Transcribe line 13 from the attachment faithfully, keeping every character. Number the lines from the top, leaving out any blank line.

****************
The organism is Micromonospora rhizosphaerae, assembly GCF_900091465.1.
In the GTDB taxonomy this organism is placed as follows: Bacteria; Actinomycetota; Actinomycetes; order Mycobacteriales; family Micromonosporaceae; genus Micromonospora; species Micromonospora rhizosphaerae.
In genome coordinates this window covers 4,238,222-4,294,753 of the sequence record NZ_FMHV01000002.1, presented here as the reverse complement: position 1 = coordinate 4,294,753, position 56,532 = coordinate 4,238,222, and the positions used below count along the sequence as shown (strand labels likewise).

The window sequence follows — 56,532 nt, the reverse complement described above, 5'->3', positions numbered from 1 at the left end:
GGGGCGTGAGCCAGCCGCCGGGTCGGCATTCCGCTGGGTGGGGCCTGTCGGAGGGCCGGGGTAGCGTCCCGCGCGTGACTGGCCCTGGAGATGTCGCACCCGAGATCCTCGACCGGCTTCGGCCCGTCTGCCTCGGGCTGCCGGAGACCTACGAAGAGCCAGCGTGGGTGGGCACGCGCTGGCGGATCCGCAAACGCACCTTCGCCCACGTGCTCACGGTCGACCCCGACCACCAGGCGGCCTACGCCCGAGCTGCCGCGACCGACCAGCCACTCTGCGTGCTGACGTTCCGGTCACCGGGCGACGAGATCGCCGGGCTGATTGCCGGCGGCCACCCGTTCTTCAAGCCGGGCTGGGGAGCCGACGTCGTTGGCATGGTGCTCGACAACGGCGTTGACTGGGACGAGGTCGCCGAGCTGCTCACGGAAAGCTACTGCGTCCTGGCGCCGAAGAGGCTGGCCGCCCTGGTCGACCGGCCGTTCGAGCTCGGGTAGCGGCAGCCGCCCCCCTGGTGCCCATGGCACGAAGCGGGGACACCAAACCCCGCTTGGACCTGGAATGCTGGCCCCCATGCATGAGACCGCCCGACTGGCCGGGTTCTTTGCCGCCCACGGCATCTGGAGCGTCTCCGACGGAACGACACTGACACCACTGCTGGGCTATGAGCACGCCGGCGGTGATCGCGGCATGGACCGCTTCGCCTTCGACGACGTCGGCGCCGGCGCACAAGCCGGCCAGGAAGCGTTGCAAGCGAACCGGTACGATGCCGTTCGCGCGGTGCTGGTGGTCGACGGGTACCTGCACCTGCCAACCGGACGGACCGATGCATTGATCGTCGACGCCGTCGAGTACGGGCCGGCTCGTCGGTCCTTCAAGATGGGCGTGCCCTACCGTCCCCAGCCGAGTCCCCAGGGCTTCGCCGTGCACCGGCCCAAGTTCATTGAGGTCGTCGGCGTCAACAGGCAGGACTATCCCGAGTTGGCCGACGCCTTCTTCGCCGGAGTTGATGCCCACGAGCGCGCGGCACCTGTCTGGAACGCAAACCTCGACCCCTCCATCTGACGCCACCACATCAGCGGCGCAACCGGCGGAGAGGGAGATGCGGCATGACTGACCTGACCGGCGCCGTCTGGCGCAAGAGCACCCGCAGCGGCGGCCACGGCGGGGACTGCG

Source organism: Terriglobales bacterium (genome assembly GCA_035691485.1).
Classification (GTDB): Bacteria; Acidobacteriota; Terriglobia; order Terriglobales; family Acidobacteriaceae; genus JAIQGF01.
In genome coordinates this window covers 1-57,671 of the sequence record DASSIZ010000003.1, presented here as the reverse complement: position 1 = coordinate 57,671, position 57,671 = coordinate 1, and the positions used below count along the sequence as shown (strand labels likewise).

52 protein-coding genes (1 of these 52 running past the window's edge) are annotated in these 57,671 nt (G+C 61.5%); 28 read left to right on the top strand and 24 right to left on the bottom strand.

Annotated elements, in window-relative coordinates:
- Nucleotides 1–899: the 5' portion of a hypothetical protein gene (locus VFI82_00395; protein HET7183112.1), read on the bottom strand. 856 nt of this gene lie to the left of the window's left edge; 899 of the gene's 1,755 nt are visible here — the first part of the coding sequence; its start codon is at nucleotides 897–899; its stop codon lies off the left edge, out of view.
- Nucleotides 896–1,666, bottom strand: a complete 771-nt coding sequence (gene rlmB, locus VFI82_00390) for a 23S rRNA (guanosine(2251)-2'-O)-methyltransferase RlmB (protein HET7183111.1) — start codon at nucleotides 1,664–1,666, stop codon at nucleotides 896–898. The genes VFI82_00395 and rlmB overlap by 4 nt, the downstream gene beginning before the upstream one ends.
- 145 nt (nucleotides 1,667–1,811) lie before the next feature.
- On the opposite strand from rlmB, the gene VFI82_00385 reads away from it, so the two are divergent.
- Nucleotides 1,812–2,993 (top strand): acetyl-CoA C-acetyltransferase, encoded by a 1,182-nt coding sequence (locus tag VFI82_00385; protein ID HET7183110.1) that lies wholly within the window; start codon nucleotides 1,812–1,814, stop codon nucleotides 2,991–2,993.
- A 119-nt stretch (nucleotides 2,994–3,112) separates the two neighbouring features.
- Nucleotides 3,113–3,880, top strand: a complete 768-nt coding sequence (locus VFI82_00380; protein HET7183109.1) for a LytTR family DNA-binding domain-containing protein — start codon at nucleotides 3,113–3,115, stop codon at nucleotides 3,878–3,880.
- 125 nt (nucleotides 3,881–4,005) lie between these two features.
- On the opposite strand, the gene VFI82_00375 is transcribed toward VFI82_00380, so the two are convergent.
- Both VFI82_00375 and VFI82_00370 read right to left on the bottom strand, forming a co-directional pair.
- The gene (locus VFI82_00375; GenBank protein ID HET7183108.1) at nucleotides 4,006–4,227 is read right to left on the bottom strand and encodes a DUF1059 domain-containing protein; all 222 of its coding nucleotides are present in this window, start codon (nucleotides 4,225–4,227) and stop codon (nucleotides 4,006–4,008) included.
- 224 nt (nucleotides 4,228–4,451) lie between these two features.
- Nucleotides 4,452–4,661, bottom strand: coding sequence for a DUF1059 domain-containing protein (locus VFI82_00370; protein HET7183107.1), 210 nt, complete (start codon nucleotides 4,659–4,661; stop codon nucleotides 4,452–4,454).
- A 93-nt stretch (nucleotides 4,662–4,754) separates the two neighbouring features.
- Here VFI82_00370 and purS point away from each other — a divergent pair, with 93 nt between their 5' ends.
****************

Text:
- 145 nt (nucleotides 1,667–1,811) lie before the next feature.